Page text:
A smile. A thing of poetry. A facial expression formed by flexing the muscles near both ends of the mouth and by flexing muscles throughout the mouth. Okay, somewhat poetical. It denotes pleasure, sociability, happiness or amusement. Or even a strange mix of all of them. It’s also an expression of love, happiness, pride, contempt or embarrassment. What is a contemptuous smile? It’s a strange look, isn’t it? A cross between puzzlement and constipation. Smiling evolved in humankind as a method of communication, such as the wonderfully named ‘sexual interest advertisement’, which sounds like the name of an underground ‘90s indie band. Studies show that female smiles increase physical attractiveness and enhance sex appeal to heterosexual men. But the opposite isn’t true. Studies show the facial expressions women find most alluring and sexual in men are pride and shame. Seriously. Women have been scientifically proven to be attracted to facial shame. I don’t know why. They showed women a series of photos, and the shame face was the winner in the attractiveness test. Women are odd. Shame is a flaw or a weakness. Women love flaws and weaknesses because it’s something they can work on, and if there’s one thing they never stop doing, it’s ‘working on you’. But I happen to agree. There is something to be said for how interesting a flaw is. I particularly like carpets. Ba-dum-tish…
Smiling isn’t always positive. If you see a baby smiling, run a mile. Many cultures view it as a negative thing and unwelcoming. Like that time I went to Bulgaria. A nod of the head means ‘no’, a shake of the head means ‘yes’. To make it more interesting, nobody there speaks English. It was like Jeopardy. Some cultures view too much smiling as a sign of shallowness or dishonesty. The Japanese tend to smile when they are angry or confused. In Asia, they tend to smile when embarrassed. In other cultures, however, it’s a friendly greeting or invitation. In the area of the former Soviet Union, smiling is seen as suspect and evidence that the smiler is ‘up to something’. And a certain Barry Manilow views smiling as so important he can’t smile without you. How lovely. You’re singing that famous old song now, aren’t you? Aren’t you? I can’t smile without you, I can’t laugh and I can’t sing… That song came out 12 years before I was born. Bet you of a certain vintage aren’t smiling now.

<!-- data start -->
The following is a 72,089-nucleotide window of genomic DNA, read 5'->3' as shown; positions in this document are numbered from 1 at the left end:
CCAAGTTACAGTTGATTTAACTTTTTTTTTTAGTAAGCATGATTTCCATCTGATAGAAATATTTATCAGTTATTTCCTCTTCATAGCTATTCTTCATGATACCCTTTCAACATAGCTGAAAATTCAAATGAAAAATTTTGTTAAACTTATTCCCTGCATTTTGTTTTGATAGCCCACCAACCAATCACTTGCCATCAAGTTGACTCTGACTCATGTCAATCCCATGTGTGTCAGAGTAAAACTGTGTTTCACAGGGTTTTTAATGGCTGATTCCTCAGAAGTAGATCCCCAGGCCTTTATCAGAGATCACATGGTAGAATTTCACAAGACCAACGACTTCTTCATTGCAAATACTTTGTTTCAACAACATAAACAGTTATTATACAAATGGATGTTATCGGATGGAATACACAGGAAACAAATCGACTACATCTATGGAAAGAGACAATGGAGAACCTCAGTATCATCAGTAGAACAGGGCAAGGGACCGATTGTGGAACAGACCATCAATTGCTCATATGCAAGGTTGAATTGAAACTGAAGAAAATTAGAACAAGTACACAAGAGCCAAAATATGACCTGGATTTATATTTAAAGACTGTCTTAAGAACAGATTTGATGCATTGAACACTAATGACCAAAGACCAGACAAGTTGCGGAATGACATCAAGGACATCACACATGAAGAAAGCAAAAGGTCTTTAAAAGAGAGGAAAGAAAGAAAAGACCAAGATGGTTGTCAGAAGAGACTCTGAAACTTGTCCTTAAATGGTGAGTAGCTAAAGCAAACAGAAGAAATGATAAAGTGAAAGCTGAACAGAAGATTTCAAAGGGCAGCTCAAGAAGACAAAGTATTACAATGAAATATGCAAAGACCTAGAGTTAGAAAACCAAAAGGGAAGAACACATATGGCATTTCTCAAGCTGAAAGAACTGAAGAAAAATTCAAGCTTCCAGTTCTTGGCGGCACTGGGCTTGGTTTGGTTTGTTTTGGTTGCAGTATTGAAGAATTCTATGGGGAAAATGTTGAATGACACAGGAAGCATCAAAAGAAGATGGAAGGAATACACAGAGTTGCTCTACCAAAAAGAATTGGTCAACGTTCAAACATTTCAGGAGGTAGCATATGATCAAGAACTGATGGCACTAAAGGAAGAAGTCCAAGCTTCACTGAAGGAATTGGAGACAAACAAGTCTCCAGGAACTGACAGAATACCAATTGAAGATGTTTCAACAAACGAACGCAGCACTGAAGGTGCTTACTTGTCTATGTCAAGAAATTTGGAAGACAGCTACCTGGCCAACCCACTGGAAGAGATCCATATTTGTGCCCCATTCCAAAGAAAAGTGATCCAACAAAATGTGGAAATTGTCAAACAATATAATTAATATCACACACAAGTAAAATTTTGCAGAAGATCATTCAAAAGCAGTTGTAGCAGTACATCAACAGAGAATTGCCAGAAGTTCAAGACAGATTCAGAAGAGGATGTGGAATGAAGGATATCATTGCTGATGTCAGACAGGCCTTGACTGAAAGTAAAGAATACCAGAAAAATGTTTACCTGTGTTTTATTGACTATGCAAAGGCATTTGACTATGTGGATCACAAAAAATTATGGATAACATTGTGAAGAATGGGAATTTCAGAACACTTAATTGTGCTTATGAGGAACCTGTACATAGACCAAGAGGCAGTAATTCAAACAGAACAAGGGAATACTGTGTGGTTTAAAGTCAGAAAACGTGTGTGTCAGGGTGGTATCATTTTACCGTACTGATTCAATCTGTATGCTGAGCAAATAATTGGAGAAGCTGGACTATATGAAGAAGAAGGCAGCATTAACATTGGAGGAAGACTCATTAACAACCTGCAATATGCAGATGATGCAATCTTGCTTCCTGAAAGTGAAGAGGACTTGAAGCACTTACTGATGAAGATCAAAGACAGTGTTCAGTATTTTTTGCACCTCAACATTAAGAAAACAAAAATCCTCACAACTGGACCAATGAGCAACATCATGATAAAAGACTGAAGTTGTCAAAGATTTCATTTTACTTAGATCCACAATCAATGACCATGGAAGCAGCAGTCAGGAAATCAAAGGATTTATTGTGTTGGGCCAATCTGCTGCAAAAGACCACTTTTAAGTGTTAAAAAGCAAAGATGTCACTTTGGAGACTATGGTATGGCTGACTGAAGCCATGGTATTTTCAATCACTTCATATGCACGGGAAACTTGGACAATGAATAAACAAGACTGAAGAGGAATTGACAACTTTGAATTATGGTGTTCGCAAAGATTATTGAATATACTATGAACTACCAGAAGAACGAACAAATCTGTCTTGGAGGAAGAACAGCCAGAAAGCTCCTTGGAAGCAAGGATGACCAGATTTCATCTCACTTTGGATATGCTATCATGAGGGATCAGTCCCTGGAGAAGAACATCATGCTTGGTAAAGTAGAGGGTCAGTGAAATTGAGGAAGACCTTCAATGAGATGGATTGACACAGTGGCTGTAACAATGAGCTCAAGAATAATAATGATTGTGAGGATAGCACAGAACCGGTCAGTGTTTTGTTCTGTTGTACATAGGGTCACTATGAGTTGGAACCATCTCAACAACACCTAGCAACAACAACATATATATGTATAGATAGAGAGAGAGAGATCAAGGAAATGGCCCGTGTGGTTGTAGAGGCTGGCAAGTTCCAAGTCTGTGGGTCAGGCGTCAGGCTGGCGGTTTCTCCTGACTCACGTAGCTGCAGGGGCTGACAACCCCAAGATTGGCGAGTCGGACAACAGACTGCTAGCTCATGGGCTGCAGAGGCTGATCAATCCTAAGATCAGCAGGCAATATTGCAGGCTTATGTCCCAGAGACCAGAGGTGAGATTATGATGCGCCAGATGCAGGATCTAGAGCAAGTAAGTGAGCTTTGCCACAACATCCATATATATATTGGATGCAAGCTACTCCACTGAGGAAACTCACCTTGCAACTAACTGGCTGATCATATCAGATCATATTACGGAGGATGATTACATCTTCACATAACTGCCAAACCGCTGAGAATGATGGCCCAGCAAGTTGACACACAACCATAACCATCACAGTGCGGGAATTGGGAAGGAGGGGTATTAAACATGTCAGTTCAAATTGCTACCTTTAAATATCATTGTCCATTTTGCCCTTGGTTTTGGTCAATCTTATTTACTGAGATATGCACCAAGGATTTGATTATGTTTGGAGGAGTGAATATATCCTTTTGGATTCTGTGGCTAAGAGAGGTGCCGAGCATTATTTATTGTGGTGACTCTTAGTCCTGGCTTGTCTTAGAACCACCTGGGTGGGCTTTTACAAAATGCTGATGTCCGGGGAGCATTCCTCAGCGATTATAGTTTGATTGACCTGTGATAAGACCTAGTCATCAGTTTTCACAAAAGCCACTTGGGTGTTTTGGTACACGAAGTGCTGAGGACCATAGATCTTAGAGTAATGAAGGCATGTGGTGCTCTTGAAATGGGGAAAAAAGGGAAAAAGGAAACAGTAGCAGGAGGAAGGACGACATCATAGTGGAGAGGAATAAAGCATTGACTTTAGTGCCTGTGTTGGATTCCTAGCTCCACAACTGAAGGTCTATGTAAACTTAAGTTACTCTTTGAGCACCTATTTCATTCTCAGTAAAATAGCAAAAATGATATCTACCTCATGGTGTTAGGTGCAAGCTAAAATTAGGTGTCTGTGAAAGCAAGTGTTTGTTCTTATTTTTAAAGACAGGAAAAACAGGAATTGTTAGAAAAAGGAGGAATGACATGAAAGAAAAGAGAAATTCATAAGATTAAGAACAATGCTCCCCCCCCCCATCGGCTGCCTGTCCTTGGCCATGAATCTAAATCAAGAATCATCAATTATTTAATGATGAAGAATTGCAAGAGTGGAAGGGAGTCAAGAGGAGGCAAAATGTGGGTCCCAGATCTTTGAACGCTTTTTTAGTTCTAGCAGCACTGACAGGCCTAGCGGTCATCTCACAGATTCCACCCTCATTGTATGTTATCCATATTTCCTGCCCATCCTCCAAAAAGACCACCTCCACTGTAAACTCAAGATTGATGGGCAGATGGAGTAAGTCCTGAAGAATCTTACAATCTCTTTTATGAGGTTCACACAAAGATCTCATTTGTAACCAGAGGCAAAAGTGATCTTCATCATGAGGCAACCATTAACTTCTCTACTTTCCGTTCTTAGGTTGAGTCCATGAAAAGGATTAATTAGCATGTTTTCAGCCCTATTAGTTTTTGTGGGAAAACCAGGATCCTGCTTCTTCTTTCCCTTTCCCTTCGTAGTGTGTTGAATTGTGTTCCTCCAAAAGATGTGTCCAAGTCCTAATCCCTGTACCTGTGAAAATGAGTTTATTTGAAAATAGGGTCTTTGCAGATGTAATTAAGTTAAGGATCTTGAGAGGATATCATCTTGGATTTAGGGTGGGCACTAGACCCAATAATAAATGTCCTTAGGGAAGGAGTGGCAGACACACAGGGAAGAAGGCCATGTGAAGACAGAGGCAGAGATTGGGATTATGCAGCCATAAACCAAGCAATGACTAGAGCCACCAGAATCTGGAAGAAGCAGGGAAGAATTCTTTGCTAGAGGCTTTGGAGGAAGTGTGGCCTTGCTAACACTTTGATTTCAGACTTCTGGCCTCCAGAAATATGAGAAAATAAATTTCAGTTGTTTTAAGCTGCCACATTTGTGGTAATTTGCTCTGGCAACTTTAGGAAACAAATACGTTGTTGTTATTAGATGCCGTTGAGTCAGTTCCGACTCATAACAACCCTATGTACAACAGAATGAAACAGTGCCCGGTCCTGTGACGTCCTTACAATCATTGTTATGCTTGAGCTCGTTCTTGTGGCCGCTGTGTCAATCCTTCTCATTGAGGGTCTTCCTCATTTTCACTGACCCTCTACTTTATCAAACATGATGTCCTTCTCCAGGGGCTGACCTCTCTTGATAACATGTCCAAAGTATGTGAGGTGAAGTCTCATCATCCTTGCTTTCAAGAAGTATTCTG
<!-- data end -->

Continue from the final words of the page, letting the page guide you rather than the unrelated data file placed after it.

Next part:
Psychologists have found that forcing a smile in a bad mood increases one’s mood to ‘good’. When you smile, you’re more relaxed, which is beneficial for your health and immune system. Smiling is our first facial expression, we first do it in the womb. People who smile frequently live, on average, seven years longer than misers. It leads to a decrease in stress-induced hormones that negatively affect one’s physical and mental health. A human can detect a smile from 300 feet away. And contrary to popular belief, it takes more muscles to smile than frown. So cheer up, you miserable bastards.
I don’t think I smile any less or any more than the average fella. I’m distinctly average. I don’t have much of an opinion of smiling, but I discovered something writing this post. Smiling is a natural phenomenon that we take for granted, but actually, it’s rather important to whom we are as a species. Smiling is smashing. As Cher once said, ‘A smile is the light in the window of your face that tells people you’re at home’.
That’s actually an anonymous quote, but since I don’t like anonymous quotes, I randomly attributed it to Cher.
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